Monitoring Aftershocks in China
A scientist due to study the seismic activity near the Three Gorges Dam now turns to listening for the leftovers of the massive Sichuan earthquake
Texas Tech geophysicist Hua-wei Zhou touched down in Beijing just 40 minutes before the devastating Sichuan province earthquake struck. He and his colleagues were planning to embark on a project to set up 60 seismometers designed to listen for mini-quakes at the Three Gorges reservoir.
But now those instruments will be used to register the aftershocks of the Sichuan event – the epicenter of which was just 250 miles away. They could give the scientists a detailed map of the structure of the Earth’s crust in the area. This, in turn, could give them a better idea of how the Three Gorges Dam itself would hold up in the even of serious shaking. There’s quite a bit at stake: 75 million people live downstream from the Dam.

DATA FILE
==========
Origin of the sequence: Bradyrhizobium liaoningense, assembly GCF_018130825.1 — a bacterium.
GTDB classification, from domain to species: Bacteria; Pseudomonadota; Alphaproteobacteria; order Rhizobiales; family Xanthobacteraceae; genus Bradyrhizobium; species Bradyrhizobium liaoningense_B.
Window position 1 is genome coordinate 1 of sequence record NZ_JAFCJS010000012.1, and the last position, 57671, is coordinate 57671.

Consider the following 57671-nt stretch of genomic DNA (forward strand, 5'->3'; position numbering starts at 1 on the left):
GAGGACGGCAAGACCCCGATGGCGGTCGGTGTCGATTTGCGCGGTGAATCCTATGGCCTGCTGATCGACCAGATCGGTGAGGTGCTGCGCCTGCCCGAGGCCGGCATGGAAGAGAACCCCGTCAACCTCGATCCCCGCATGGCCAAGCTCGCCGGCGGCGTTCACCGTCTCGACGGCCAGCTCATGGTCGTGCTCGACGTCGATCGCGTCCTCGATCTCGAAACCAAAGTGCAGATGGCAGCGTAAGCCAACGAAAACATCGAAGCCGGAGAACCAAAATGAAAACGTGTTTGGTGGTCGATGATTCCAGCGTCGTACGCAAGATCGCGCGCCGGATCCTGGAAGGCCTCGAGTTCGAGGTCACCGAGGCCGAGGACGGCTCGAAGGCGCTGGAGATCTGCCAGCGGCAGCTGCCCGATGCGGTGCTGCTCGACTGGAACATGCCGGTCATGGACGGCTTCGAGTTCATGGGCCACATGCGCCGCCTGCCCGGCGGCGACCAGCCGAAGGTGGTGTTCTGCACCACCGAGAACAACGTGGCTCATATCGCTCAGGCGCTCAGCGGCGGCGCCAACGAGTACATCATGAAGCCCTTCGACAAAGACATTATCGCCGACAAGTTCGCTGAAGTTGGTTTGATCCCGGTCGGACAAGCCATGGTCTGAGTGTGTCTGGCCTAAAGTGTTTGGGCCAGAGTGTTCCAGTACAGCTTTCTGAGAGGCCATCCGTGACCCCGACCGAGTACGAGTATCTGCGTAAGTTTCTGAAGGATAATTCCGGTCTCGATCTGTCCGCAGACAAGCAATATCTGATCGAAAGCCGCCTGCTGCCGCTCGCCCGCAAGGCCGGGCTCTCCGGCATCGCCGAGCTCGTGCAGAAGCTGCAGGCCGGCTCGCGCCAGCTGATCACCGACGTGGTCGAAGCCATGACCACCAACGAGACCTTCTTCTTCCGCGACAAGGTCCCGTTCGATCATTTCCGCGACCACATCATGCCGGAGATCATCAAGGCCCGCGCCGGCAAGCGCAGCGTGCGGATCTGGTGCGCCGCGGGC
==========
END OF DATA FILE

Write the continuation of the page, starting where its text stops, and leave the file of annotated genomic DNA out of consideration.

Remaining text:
Regarding the Sichuan quake, Zhou noted that it is a severe tragedy, but that it’s hardly a worst-case scenario. “The situation could have been even worse considering that the city of Chengdu, with a population of 4 million, is just 60 miles away from the epicenter,” Zhou said.